Search and Rescue with a little horse sense


Practicing a methodical grid search across a hay field might not be how you imagine a day of horseback riding, but that is just one of the training activities which keeps the Clark County Mounted Search and Rescue team prepared to assist in emergencies.

For this training, bullet casings were scattered across a field and riders held their line of horses to a slow walk, shoulder to shoulder, to peer through every inch of the tall grass for their “clues.”

Riders learned different search patterns and when to use each one, and they learned to look at an area through the eyes of their team. For example, if a lead rider is watching the path ahead, riders who follow search each side of the path to cover a broader area. Riders learn to communicate with each other in the field, and to use two-way radios to stay connected with officers back at the search base.

Clark County Mounted Search and Rescue (CCMSAR) is a 16-member, all-volunteer group that works in coordination with the Clark County Sheriff’s Office and surrounding counties to locate and rescue missing persons.

Deputy Kevin Allais oversees the team’s training and membership to ensure that riders have required background checks and receive training for their duties. And since he is familiar with the mounted team, Allais can help officers identify those situations where mounted assistance will be useful.

Sgt. Fred Neiman, public information officer for the Clark County Sheriff’s Office, has worked with the Mounted Search and Rescue Team since its inception.

“They are a fabulous resource available to us to help with search missions,” Neiman said. He explained that CCMSAR is typically called out when searching trails or rural areas.

According to Dennis Benson, CCSAR team captain, a mounted search offers several advantages. A horse can cover much more distance than a person on foot, at a faster pace. They are quiet – other than the crunching of hooves – so searches can hear cries for help, and horses can navigate rugged areas that motorized vehicles could not traverse. A rider on horseback is higher and can see further, and horse’s keen senses will often alert their rider to a situation that people don’t notice.

CCMSAR was founded in 2004, when the Clark County Sheriff’s Office and the Fence Riders at the Clark County Fair began to talk about the possibility of a mounted search team. The Fence Riders embraced the new challenge and started training. According to Benson, there were no books or information available at that time, so they created their Standard Operating Procedures from scratch.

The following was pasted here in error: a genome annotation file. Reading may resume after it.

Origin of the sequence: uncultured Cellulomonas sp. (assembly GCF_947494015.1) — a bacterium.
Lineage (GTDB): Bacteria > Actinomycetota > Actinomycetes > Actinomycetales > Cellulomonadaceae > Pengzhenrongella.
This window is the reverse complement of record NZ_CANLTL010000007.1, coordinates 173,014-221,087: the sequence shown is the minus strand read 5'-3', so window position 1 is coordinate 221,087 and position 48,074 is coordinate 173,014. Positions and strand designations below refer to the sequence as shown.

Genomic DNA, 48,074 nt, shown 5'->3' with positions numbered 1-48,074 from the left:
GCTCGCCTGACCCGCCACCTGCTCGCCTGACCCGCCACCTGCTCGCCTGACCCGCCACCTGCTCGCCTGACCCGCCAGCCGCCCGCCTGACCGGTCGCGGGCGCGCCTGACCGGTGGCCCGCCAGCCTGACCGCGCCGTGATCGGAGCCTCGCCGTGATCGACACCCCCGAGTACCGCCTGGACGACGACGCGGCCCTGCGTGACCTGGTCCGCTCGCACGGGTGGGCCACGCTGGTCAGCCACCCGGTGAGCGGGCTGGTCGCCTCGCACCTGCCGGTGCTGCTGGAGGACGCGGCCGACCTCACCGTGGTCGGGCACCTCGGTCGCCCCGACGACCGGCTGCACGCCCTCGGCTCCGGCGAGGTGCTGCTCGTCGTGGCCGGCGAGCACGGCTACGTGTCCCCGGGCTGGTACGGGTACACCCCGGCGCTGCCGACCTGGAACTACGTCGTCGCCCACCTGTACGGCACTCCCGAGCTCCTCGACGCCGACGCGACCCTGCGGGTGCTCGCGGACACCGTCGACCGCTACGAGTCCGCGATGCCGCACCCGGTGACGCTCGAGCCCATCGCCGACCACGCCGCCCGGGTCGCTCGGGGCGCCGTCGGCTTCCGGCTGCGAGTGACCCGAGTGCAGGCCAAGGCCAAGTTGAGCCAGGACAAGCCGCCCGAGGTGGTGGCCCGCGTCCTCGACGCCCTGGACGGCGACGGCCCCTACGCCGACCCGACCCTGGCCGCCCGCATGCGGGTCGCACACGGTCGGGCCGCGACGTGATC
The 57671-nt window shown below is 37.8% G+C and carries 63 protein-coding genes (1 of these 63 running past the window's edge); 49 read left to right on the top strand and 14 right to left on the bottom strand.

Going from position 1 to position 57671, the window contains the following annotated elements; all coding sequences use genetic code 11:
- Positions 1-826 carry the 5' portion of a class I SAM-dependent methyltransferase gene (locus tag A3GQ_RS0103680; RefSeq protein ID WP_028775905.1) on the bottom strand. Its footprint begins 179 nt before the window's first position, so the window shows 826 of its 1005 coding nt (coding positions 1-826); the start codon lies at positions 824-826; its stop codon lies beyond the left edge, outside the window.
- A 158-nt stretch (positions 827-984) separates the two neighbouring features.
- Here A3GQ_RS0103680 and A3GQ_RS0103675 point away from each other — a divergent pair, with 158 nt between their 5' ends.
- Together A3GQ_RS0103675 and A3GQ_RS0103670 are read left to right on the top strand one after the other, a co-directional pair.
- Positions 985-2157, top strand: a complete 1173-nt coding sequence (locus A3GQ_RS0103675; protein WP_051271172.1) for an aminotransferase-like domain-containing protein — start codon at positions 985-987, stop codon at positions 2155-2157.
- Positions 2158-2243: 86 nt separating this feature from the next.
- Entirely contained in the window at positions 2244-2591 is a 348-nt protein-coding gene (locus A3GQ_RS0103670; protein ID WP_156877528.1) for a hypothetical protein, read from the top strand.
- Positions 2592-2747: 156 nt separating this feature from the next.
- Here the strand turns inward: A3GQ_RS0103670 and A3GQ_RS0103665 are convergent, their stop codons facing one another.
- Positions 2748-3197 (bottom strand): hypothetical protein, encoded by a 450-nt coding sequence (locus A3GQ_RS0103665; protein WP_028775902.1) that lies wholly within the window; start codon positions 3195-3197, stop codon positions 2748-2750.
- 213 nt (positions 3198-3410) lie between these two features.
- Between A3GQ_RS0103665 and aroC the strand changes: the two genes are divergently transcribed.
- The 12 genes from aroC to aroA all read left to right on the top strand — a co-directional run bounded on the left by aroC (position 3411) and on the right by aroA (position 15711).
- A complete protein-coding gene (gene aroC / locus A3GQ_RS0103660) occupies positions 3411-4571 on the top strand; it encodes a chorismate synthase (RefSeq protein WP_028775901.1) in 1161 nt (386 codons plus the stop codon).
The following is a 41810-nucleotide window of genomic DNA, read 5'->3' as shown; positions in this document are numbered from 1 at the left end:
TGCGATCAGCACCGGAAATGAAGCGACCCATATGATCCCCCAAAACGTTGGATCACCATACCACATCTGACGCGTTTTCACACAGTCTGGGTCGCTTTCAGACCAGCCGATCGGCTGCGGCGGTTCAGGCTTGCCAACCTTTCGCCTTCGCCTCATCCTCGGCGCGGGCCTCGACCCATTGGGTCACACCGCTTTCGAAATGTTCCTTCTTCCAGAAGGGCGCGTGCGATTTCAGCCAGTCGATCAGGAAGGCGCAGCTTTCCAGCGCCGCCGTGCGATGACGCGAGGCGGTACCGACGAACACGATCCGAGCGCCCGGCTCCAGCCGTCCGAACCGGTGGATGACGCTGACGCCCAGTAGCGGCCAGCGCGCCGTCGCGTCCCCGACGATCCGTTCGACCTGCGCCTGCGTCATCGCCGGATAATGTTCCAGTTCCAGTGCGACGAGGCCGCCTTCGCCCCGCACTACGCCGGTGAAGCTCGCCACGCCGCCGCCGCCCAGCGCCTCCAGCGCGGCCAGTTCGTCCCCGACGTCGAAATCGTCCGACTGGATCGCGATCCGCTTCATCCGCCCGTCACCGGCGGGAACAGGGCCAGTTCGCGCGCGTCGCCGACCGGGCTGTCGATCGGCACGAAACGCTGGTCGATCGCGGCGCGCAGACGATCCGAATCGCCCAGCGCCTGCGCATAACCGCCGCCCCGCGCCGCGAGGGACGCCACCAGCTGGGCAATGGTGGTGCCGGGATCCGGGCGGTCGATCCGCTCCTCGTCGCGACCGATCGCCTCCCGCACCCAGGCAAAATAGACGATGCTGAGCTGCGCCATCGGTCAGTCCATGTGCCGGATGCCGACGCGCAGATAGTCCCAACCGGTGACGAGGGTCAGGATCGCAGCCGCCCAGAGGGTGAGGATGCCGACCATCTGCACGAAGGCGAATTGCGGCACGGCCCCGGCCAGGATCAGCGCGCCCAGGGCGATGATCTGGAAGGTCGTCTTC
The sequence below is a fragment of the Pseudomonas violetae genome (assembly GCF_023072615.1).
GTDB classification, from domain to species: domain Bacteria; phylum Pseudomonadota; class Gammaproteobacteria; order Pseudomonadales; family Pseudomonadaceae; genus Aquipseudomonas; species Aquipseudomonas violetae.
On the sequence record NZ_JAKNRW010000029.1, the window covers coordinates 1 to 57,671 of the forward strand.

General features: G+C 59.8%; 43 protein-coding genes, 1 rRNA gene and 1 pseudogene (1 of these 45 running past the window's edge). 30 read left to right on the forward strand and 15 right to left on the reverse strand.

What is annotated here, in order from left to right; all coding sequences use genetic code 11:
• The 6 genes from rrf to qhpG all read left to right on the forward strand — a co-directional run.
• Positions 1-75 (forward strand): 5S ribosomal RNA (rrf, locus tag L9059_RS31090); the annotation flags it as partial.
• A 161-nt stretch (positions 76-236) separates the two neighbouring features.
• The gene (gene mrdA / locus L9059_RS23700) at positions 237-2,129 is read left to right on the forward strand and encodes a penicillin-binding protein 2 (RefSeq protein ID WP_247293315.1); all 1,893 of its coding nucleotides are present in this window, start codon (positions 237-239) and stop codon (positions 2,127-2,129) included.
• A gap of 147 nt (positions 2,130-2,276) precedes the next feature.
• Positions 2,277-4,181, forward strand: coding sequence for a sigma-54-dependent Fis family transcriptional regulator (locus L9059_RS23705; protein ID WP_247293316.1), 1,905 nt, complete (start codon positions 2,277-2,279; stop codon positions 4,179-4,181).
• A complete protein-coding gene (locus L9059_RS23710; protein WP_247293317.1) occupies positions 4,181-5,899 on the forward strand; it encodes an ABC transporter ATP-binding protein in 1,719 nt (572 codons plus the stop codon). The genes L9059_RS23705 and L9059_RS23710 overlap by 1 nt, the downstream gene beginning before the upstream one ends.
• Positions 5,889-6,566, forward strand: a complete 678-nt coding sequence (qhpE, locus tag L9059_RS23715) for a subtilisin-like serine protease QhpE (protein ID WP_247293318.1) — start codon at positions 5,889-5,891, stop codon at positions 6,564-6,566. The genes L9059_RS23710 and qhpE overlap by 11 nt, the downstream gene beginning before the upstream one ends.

Washington state requires all members to have training in first aid, GPS, and survival skills. In addition, it was essential to have a learning guide for their equine partners. On a search, horses may face challenges that trigger their natural instinct to flee, and they are trained to remain calm and trust their handler in a wide variety of situations.

Not every horse is cut out for CCMSAR. They must have the endurance to traverse rough hilly country for a full day, and the ability to do their job in unpredictable situations. Training exercises expose mounts to baby strollers, ropes, balloons, people carrying backpacks, flares and water crossings, all potentially frightening to a horse.

Members meet twice per month for ongoing training in Core Competencies. Benson explained that by riding their horses together, they learn to know each one’s strengths and quirks. Some horses prefer to lead on the trail while others like to follow, each horse has a different “personal space,” and some horses become anxious when separated from their group.

The horses practice performing in every role, since they must be flexible in an emergency.

The Core Competencies start with the basics. A rider must catch their horse in an open arena and saddle him unassisted.

“Some people couldn’t saddle their own horse,” said Benson.

They might have ridden for years but a spouse or friend had always saddled their horse, so this was a new skill. Horses must learn to walk calmly into any size or shape of horse trailer, under any conditions, because riders may “horse pool” to sites with limited trailer parking.

Recently the group completed “helicopter training,” a four-hour class where riders learned safe practices (tip: do not walk into the operating rotors) and horses got to experience the potentially frightening equipment.

GPS technology has made searches more effective. Riders carry a GPS device with a two-way radio, which transmits their route to a base unit. This allows deputies to see, in real time, what areas have been covered by multiple searchers. Horses search separately from dogs, since horses introduce scents which could hinder a dog’s tracking.

It’s a big commitment to be a member of the CCMSAR team. Each rider has invested upwards of $10,000 in horses, equipment, trucks and trailers, said Benson. Members are prepared to respond to emergencies 24 hours a day, 365 days per year.

Riders have assisted in the search for a lost mushroom picker in the mountains, a child on the autism spectrum who was separated from his parents, and an elderly woman with memory loss who wandered away from her rural home.

The reward is in the challenge of learning and maintaining new skills, and coming to the aid of people in a crisis situation. And the best part, says Benson, is that equestrians can “give back” to their community with the help of their equine buddies.


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